This lack of cooperation among agencies, even the MTA’s own subsidiaries, has driven up the costs and diminished the benefits of several projects. The MTA has recently been focusing on East Side Access, a project that will give the Long Island Rail Road access to Grand Central. (See “Fifteen Stories Under,” Autumn 2015.) Grand Central has more tracks than any train station in the world, but rather than building a simple connection to the existing tracks and trusting that a future through-running plan would solve capacity problems, the MTA excavated a new deep-level cavern, unconnected to the existing tracks, exclusively for the LIRR. Much of the project’s world-record cost comes from this aspect. A 2013 report by the New York State Comptroller found that, of East Side Access’s then-estimated $8.8 billion cost, the cavern accounted for $1.9 billion, almost triple its initial estimate. (The cavern’s cost has since escalated to $2.3 billion.) The cavern was originally justified, in fact, as a cost-saving measure: by building so far underground, the MTA would avoid the need to reinforce the foundations of buildings along Park Avenue. But as costs escalated, the original plan stayed in place. One former MTA manager said that the choice of a cavern was partially motivated by Metro-North’s hostility to any plan that would allow problems on another railroad to harm its own operations.
Even today, Metro-North and the LIRR remain uncooperative. Metro-North wants to use the Penn Station slots freed by East Side Access to run trains from the New Haven Line to Penn Station, serving a neglected area of the Bronx. Long Island politicians oppose the project, and the former chairman of the MTA felt the need to assure Long Island residents that, in addition to their extra Grand Central trains, they would see no reduction in Penn Station trains.
The refusal to consider through-running has inflated Gateway’s prices. A large component of Gateway’s price tag is Penn South, the seven-track annex whose construction would require razing an entire block south of the current station. The real-estate acquisition alone would cost close to $1 billion. Gateway’s planning documents acknowledge that without some improvement to Penn Station itself, a new tunnel would make Penn’s operations more resilient to tunnel failure but would not allow any more rush-hour trains. But Penn South is not the best improvement to make. A focus on through-running rather than adding tracks would deliver a far superior improvement for much lower cost.
In fact, independent agencies have proposed several through-running plans. NJ Transit even considered one in its initial study for the ARC (Access to the Region’s Core) project, Gateway’s predecessor: “Alternative G” would have built a one-mile tunnel connecting Penn Station and Grand Central, instead of adding terminal tracks to Penn. Even at New York’s tunneling costs, the $7 billion price of Penn South could easily pay for such a tunnel. NJ Transit rejected this idea on the grounds that it would face problems with building around skyscraper foundations and create less new capacity than the other options. But the argument about capacity assumed that the new tunnel would be used not for true through-running but only to allow NJ Transit trains to terminate at Grand Central and Metro-North trains to terminate at Penn Station. This would redistribute Penn Station’s and Grand Central’s capacity woes but not eliminate them. Despite years of requests from local activists, NJ Transit has not released the full major investment study in which it justified the elimination of Alternative G.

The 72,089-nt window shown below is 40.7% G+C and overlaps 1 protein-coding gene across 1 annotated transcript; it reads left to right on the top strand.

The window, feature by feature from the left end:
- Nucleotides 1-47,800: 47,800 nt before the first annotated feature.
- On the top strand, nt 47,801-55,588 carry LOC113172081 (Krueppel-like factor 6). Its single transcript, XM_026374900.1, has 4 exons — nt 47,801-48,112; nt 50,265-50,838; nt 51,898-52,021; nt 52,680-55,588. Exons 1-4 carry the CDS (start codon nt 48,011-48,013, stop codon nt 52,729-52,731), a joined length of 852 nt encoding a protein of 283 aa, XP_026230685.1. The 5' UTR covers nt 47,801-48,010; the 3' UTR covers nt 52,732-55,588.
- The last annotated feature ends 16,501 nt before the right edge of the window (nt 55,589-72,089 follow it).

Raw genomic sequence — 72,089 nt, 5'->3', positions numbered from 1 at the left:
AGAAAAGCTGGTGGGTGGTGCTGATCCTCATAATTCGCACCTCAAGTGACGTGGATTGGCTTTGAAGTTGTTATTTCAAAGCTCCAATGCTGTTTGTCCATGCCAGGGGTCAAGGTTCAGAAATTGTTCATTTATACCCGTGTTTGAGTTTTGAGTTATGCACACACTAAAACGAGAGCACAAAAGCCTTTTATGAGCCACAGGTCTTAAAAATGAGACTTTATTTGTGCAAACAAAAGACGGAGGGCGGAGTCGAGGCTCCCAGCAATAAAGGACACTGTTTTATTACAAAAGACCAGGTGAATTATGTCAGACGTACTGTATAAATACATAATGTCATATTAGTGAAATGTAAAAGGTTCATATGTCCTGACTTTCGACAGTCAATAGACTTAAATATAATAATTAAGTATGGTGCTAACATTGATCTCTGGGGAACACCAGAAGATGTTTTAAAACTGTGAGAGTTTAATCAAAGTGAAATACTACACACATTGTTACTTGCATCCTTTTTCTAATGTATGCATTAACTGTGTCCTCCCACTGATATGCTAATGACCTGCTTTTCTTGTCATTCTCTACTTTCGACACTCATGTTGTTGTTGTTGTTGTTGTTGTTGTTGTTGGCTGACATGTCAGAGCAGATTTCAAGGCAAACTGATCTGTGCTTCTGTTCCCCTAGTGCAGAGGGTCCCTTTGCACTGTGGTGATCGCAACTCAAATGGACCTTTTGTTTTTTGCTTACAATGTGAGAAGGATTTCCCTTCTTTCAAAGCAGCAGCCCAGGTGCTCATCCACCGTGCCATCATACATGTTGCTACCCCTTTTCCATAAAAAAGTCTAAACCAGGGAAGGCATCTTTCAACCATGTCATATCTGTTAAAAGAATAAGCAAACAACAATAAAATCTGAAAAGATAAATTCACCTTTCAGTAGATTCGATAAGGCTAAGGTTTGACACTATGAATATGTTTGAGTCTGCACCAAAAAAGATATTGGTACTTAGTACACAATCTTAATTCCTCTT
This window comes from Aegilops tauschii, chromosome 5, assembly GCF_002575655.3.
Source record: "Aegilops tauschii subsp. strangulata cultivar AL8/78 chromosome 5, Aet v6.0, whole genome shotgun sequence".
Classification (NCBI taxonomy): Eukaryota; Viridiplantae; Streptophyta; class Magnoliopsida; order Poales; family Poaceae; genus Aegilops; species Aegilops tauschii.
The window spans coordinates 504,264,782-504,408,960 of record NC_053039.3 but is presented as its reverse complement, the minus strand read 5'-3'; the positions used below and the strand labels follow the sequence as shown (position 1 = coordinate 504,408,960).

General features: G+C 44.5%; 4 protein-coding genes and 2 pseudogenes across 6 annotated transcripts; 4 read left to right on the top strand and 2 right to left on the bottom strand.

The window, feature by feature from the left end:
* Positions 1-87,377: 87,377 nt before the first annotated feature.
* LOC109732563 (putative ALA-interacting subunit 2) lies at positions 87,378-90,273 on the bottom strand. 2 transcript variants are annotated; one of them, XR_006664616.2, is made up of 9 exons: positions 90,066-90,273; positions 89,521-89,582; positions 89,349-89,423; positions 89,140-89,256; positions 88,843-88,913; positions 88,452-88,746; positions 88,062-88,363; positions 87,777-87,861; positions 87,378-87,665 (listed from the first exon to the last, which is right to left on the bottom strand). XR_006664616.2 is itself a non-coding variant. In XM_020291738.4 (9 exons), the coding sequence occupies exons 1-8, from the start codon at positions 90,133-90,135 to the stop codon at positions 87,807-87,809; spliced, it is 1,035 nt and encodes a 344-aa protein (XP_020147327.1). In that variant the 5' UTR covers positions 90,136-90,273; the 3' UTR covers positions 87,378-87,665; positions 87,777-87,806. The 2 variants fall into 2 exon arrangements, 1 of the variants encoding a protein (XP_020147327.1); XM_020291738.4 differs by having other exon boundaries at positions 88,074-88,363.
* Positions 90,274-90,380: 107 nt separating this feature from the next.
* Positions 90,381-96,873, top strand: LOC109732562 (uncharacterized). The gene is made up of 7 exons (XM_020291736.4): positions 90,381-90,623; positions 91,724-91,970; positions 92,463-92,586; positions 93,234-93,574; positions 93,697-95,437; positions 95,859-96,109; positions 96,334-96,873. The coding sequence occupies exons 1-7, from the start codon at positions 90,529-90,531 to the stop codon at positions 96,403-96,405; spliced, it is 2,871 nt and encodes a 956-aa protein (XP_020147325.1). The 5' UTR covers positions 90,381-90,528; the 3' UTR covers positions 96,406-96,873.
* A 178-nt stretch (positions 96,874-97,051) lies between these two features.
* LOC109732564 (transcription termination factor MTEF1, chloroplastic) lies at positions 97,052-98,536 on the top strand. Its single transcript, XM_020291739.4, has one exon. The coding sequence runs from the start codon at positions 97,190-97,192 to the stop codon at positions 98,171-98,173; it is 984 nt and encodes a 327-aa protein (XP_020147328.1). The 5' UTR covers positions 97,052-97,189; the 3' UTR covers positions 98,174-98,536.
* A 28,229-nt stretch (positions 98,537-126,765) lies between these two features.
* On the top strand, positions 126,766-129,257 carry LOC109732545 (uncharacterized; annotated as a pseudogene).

New York’s transportation establishment will have no incentive to reduce prices to world standards as long as it can demand quintuple the world standard and get away with it. Gateway should be reduced to the minimum scope necessary to avoid a catastrophe. Larry Gould, a transit consultant for the urban-planning firm NelsonNygaard, has suggested one possibility: build only one tunnel, not two, for 60 percent to 65 percent of the expense of two tunnels, and then close the old tunnels, one at a time, for rehabilitation. All other capital-expansion projects except the most trivial should be put on hold until the region’s agencies credibly commit to a set of reforms.
Some of these reforms are straightforward, if politically unpalatable. If employing workers other than the sandhogs is politically inconceivable, the MTA and Amtrak should offer the sandhogs and their contractors a stark choice: work at staffing levels appropriate to a modern city, or have no public works projects be built at all. Given this choice, the sandhogs may find themselves willing to compromise. New York’s regional railroads should prioritize interoperability over expansion, and, if necessary, they should be dissolved as corporate entities and merged into one organization with unified management. The loss of an independent Long Island Rail Road may upset some politicians who enjoy having some fragment of the region’s transportation system under their control, but even they might be won over by the improved service that an integrated system could offer.
Other reforms will require a more extensive investigation into state and federal procurement practices. In March, the federal Government Accountability Office announced that it would investigate subway construction costs throughout the United States and other developed nations, publishing its findings before year-end. In the meantime, measures to improve transparency for all government contracts could help. Many of the MTA’s contracts can be obtained only by a long and uncertain Freedom of Information Law request; others, such as its contractors' labor contracts, are entirely barred from public view. It is hard to imagine that this furtiveness with taxpayer money has a legitimate purpose. New York State should require its agencies to publish all their contracts in full.
New York’s most fundamental problem, though, is a particular kind of provincialism. Too many New Yorkers are accustomed to seeing their residence as the greatest city not just in the United States but also in the world, one that has nothing to learn from other places. But the challenges of urban governance are, at bottom, everywhere the same, and New York’s private-sector prosperity cannot cover for its complacent civil service forever. Perhaps Scott Stringer, back in 2011, put it best: as long as New York tolerated infrastructure prices several times greater than the world standard, he said, “we cannot build a twenty-first-century city.”
Research for this article was supported by the Brunie Fund for New York Journalism.
Top Photo: The staggering price tag for plans to increase rail access into New York represents a threat to the region’s economic competitiveness. (PHILIP MONTGOMERY/THE NEW YORK TIMES)